In the end, while the tragic plight of the corpse bride is viewed with compassion and sympathy, the story affirms that the dead have no claim on the living; The young man is finally free to marry his living fiancée while the corpse bride is laid to rest.
The ending of Corpse Bride was bittersweet for many viewers who wanted Emily and Victor to be together. Fans longed for what could have been but didn’t happen because love doesn’t mean ownership. Emily released Victor and she was free too after her killer got his just desserts and she knew she was loved.
Since she is already dead, she can suffer deadly attacks without feeling pain. After gaining her freedom and finally finding peace, Emily gained the ability to transform into a flock of butterflies, probably symbolizing her ascension to heaven.
Corpse Bride 2 is the sequel to the first film released in 2005 directed by Tim Burton.
Emily has been dead for at least 3 years.
As for Emily, the Corpse Bride herself, viewers know that she was killed by the greedy and villainous Lord Barkis Bittern, but are not told how the deed ended. Yes, he stabs her, but with what? Well, he probably used that sword he always carries around.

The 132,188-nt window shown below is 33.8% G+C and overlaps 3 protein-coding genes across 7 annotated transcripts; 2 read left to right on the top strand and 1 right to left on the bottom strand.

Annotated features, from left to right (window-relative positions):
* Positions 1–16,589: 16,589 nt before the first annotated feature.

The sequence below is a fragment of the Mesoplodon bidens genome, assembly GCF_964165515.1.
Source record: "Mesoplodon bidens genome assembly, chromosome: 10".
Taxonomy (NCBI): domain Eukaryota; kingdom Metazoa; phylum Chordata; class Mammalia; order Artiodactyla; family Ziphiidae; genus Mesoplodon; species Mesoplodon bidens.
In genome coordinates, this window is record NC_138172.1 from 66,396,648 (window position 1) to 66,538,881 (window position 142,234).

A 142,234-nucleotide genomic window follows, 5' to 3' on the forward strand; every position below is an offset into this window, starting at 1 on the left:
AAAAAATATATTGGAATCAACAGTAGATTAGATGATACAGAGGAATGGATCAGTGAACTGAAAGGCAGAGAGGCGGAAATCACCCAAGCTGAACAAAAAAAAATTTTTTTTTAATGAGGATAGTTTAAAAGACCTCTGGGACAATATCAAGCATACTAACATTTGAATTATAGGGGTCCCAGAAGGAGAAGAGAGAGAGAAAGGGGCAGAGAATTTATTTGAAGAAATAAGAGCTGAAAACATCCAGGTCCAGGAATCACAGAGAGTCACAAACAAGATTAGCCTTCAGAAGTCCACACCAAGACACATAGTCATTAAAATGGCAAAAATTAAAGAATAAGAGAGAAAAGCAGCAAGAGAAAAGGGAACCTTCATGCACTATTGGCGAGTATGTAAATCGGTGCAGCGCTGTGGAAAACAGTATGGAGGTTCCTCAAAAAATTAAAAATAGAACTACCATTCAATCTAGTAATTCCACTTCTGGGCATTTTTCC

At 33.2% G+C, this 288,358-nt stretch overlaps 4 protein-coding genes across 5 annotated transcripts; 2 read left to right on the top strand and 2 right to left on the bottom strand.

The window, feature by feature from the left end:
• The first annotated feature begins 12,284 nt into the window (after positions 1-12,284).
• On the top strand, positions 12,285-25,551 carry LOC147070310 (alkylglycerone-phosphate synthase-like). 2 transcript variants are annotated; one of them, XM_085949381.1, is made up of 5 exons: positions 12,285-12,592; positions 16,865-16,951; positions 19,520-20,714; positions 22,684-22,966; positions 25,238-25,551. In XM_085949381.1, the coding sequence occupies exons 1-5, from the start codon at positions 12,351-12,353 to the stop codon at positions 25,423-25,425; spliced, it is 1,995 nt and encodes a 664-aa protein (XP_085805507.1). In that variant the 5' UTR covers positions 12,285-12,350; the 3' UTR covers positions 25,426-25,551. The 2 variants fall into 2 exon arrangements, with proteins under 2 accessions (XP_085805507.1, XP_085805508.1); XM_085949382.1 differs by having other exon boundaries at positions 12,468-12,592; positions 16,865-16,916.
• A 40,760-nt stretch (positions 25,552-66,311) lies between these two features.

tl;dnr: Emily is the maternal aunt of Victoria Everglot, fiancé/fiancee of Victor Van Dort.
The story of “Corpse Bride” dates back to the 16th century and was originally recorded as part of a compendium of Jewish folk tales called “Shivchei Ha’ari.” (Hebrew editions of the book are still available today.)
While the main characters of The Corpse Bride and Frankenweenie share the same first name, they do not share their last names. Victor Frankenstein is not the same person as Victor van Dort. And Jack Skellington is a completely different name. And of course Zero, Sparky and Scraps are different names.